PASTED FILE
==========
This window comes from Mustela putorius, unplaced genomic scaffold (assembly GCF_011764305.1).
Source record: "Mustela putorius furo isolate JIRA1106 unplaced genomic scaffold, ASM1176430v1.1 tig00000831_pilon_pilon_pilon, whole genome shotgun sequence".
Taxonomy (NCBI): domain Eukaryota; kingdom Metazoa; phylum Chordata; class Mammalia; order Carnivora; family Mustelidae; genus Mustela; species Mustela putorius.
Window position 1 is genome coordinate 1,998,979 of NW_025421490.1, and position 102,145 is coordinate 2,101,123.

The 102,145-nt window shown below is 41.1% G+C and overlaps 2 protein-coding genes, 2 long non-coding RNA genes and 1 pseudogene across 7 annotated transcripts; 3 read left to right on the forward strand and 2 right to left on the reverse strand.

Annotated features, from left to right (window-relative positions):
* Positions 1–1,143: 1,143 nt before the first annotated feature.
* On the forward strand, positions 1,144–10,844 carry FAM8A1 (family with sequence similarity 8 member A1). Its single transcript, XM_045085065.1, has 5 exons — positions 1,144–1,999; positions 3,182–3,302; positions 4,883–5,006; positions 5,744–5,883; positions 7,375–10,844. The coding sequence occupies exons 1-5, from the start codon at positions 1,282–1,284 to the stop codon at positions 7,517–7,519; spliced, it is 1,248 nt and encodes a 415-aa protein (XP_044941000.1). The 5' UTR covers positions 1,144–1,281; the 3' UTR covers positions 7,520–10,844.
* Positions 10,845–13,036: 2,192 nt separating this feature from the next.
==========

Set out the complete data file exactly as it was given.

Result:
This window comes from Mustela putorius, unplaced genomic scaffold (assembly GCF_011764305.1).
Source record: "Mustela putorius furo isolate JIRA1106 unplaced genomic scaffold, ASM1176430v1.1 tig00000831_pilon_pilon_pilon, whole genome shotgun sequence".
Taxonomy (NCBI): domain Eukaryota; kingdom Metazoa; phylum Chordata; class Mammalia; order Carnivora; family Mustelidae; genus Mustela; species Mustela putorius.
Window position 1 is genome coordinate 1,998,979 of NW_025421490.1, and position 102,145 is coordinate 2,101,123.

The 102,145-nt window shown below is 41.1% G+C and overlaps 2 protein-coding genes, 2 long non-coding RNA genes and 1 pseudogene across 7 annotated transcripts; 3 read left to right on the forward strand and 2 right to left on the reverse strand.

Annotated features, from left to right (window-relative positions):
* Positions 1–1,143: 1,143 nt before the first annotated feature.
* On the forward strand, positions 1,144–10,844 carry FAM8A1 (family with sequence similarity 8 member A1). Its single transcript, XM_045085065.1, has 5 exons — positions 1,144–1,999; positions 3,182–3,302; positions 4,883–5,006; positions 5,744–5,883; positions 7,375–10,844. The coding sequence occupies exons 1-5, from the start codon at positions 1,282–1,284 to the stop codon at positions 7,517–7,519; spliced, it is 1,248 nt and encodes a 415-aa protein (XP_044941000.1). The 5' UTR covers positions 1,144–1,281; the 3' UTR covers positions 7,520–10,844.
* Positions 10,845–13,036: 2,192 nt separating this feature from the next.